The Buzz: May 12, 2003

Dell Computer Corp. long ago outgrew the college dorm room where founder Michael Dell started his mail-order PC business.

Dell Drops Computer From Its Name
Michael Dell

Dell Computer Corp. long ago outgrew the college dorm room where founder Michael Dell started his mail-order PC business. The company, now known as Dell Inc., says it has outgrown the name as well.

In a filing of its preliminary proxy statement with the Securities and Exchange Commission last week, the company said it offers more than computers, and the name should not pigeonhole the company. In addition to PCs, laptops and servers, Dell sells storage devices, printers, other technologies and professional services.

In addition, the name "Dell" is simply so well-known that there is little need for the word "Computer" in the corporate name, the filing said.

The name change will require approval of a majority of Dell shareholders at the companys annual meeting. The Dell board recommended in the proxy an affirmative vote on the question.

3Com Trades Silicon Valley for East Coast

3Com is moving its headquarters to Marlboro, Mass., from Santa Clara, Calif. Company officials said CEO Bruce Claflin and other top executives will move to Massachusetts, although a presence will be maintained in Silicon Valley. The shift will be made shortly after 3Com completes the $100 million sale of its carrier network business to UTStarcom, expected in 30 to 60 days.

Claflin said the move will improve efficiency, in part because "two-thirds of 3Coms U.S opportunity is on the East Coast, and approximately half our sales are in Europe, meaning the majority of our customers and partners are more accessible from Marlboro than Santa Clara."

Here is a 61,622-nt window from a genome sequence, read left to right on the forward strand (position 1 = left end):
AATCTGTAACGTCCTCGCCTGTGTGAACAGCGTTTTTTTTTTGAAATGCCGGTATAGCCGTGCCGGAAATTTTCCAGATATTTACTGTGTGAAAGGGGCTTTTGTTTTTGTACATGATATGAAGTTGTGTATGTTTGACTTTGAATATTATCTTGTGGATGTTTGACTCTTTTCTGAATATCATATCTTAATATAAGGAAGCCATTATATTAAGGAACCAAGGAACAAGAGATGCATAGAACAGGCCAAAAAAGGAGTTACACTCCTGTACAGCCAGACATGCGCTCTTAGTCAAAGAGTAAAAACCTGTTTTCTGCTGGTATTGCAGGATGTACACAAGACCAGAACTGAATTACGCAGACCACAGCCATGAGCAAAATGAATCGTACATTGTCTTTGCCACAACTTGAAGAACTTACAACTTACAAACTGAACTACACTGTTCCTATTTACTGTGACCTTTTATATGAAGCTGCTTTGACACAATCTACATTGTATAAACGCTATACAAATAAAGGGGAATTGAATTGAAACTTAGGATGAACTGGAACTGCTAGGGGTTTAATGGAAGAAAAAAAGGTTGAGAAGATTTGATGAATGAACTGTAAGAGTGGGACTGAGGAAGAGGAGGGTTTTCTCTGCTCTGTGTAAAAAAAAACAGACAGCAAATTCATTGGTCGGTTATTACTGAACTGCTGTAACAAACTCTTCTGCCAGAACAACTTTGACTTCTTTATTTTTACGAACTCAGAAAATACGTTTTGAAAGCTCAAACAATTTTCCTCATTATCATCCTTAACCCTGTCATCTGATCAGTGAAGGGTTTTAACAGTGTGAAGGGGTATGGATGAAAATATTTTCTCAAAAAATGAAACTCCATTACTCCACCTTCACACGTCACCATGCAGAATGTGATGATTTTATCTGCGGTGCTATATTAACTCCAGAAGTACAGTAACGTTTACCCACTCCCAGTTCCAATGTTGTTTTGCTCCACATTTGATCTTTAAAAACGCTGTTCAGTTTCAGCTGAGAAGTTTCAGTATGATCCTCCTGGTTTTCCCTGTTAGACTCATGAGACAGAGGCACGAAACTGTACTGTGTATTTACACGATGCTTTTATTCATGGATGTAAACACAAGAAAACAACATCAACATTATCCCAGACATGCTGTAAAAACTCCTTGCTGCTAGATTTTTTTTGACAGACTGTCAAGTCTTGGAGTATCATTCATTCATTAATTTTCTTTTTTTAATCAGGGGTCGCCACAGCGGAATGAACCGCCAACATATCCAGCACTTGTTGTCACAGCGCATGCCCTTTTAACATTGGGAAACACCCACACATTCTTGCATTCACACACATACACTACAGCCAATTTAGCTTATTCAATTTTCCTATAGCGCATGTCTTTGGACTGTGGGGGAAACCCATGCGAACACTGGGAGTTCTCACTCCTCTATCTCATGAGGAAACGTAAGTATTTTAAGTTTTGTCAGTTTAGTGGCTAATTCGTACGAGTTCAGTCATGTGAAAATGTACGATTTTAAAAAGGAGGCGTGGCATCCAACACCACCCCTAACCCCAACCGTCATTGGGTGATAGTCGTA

There is no word on what will become of 3Com Park, formerly Candlestick Park, the home field of the San Francisco 49ers.

Anti-War Group Defaces Security Web Page

A group of pro-Islamic crackers defaced a Web page belonging to Internet Security Systems X-Force research team last week, replacing the pages content with a profane anti-war message.

The security company removed the page from the Internet following the attack. The page, called X-Force Internet Watch, was part of a research project. The page allowed college students to download copies of the companys BlackIce PC Protection, a personal firewall and intrusion detection system.

The ISS page was defaced by a group known as the Unix Security Guards. The group has defaced hundreds of Web sites since the onset of the war against Iraq.

Microsoft Taps Transmeta for Smart Displays

Transmeta announced last week it has been designated by Microsoft as a reference design partner for the next generation of Smart Displays.

Smart Displays are wireless, touch-screen monitors that allow users to access Microsoft Windows XP-based PCs from remote locations in the home or office. The devices connect to PCs from up to 100 feet away via an 802.11b wireless connection.

eBay Hires Former White House Executive

Former White House cyber-security adviser Howard Schmidt is set to become vice president of security at online auction giant eBay this month.

Schmidt, a former Microsoft security executive, will take the eBay job just weeks after resigning from his government post as head of the Presidents Critical Infrastructure Protection Board.

The newly created job at eBay will give Schmidt control of the auctioneers infrastructure at a time of intense federal focus on growing Internet fraud and auction scams. Last week, the Federal Trade Commission launched Operation Bidders Beware, targeting 57 Internet scammers.

In an e-mail to colleagues last month, Schmidt said the federal governments move to turn PCIPB responsibilities over to the newly created Department of Homeland Security led to his decision to resign and return to the private sector, according to sources close to the matter.

In February, Schmidt had taken over the duties of former PCIPB Chairman Richard Clarke, who stepped down under similar circumstances.